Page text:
Sarah Orne Jewett House (1774)

Discover an author's inspiration (South Berwick, Maine)

Iconic Maine author Sarah Orne Jewett was born in her grandparents’ eighteenth-century house in 1849. She lived there with her family until she was five years old, when the family built a Greek Revival house next door. As Sarah gained attention as a writer, she and her family lived in the two Portland Street homes in the center of town, but it was her grandparent’s house that Jewett so loved, she used it as the setting for her first novel, Deephaven (1877).  Jewett and her older sister Mary inherited their grandparents’ house in 1887, when Jewett was thirty-eight; by this time, Jewett was a successful author and living part of the year in Boston with her partner, Annie Fields. Still, Jewett returned for several months each year to the South Berwick home she loved.

Today, Sarah’s beloved home is Sarah Orne Jewett House, a National Historic Landmark.

Sarah Orne Jewett House reflects not only the Jewett sisters’ eclectic tastes and their desire to preserve family’s tradition, marrying Georgian architecture with Aesthetic Style; the house also reflects the life, work, and passion of Sarah, who created a life of artistic and literal freedom for herself in Victorian America. The Greek Revival house next door is a visitor center incorporating a museum store, programming space, and community meeting space.

For a more in-depth look at Sarah Orne Jewett and her South Berwick home, visit www.jewett.house, one of Historic New England’s new digital visitor experiences.

Plan Your Visit


5 Portland Street
South Berwick, Maine 03908


Days & Hours

Fridays, Saturdays, and Sundays
May 31 – October 15

Tours on the hour
11 AM – 3 PM


$15 adults
$13 seniors
$7 students

Free for Historic New England members


Tour involves standing, walking, and stairs. Visitors with limited mobility may be able to enjoy a first floor tour of the house and grounds. Visitors can access a virtual tour of the museum from the comfort of our visitor center. Folding chairs are provided for visitors who would like to use them while on tour. The site is not equipped with ramps, elevators, or lifts and there is no air-conditioning. Service animals are welcome. We are happy to work with you to make your visit an enjoyable one and we encourage visitors with questions or requests to call ahead.


From south, I-95 to Maine Exit 3; from north, after the York tolls, take Exit 2. Follow Route 236 north 10 miles to South Berwick. At intersection with Route 4, turn right. House is in center of town, where Routes 236 and 4 divide.


Ample street parking on Portland and Main Streets. Municipal lot on Portland Street within short walking distance of the house.

Contact Information

Upper Hall

Sarah Orne Jewett House is typical of Piscataqua region Georgian-style houses with its wide staircase and landing featuring a large window.

  • Upper Hall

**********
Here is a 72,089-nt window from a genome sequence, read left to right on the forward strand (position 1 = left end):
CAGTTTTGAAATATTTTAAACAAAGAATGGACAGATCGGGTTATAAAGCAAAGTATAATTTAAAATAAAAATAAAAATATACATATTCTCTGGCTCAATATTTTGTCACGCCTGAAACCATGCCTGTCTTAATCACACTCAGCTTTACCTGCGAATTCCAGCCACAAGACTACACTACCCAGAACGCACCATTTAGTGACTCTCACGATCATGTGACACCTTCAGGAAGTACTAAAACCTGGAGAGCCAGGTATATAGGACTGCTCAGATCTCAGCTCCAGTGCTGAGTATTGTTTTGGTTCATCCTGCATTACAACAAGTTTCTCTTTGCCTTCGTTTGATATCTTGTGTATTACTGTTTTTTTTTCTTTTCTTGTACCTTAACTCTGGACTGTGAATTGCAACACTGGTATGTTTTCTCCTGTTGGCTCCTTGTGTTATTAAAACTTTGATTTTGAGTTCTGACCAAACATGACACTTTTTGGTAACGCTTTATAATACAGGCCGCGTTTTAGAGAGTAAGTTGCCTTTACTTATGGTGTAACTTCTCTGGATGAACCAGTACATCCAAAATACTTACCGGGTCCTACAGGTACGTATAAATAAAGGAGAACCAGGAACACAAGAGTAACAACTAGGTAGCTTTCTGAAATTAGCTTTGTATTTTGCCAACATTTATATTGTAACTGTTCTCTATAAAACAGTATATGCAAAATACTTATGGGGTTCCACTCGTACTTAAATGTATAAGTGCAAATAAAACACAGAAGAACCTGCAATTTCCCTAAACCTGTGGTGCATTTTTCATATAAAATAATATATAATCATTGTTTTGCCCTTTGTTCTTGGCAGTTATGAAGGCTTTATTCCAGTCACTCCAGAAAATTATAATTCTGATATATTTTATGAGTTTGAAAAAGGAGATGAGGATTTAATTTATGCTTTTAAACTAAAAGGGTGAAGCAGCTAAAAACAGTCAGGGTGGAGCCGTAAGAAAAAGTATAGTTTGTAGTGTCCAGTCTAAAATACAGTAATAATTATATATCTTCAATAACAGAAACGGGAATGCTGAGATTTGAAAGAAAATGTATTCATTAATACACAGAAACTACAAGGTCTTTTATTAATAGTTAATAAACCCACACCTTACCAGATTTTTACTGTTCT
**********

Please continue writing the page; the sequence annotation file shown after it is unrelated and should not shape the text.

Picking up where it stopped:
Sarah Orne Jewett House is typical of Piscataqua region Georgian-style houses with its wide staircase and landing featuring a large window.

  • Sarah Orne Jewett House

    When she died in 1930, Mary Jewett left the house to Historic New England.

  • Library

    On the walls of the Jewetts' library hang photographs of literary figures Sarah came to know after she became a successful writer.

  • Parlor

    Featuring fine woodwork, the parlor reflects the Jewett sisters' passion for the lives of their ancestors and for preservation of the past.

  • Dining Room

    The Jewetts' dining room is decorated with dark blue accents and evokes a bygone era of seafaring prosperity.

  • Mary's Room

    This room contains the finest woodwork on the second floor and unique 1770s flocked wallpaper.

Trees with autumn foliage along a riverbankConflict

For at least 13,000 years, the Wabanaki, or “People of the Dawn,” lived on and with the land here, in the area they named Quamphegan. The Wabanaki travelled locally and seasonally, planting crops such as squash, beans, and corn in the spring, gathering berries in the summer, and hunting for survival through winter, but the rivers were their main sources of food. Nearby Quamphegan Falls was an important fishing site on the river for catching migratory fish including alewives, shade, salmon, and eels.

Naming this river Newichawannock, or “river of many waterfalls,” the Wabanaki relied on waterways as transportation routes, using dugout and birchbark canoes. They created and used footpaths, many of which later became area roadways.

The arrival of European colonists in the early 1600’s radically disrupted the lives of the Wabanaki. The Indigenous faced multiple challenges including disease brought by the colonists to which they had no immunity, land dispossession, forced removal, enslavement, eradication of ancestral traditions through conversion to Christianity, and a series of worsening conflicts despite early attempts by the Wabanaki to coexist.

Today, through persistence and resilience, the Wabanaki people living in Maine continue to thrive.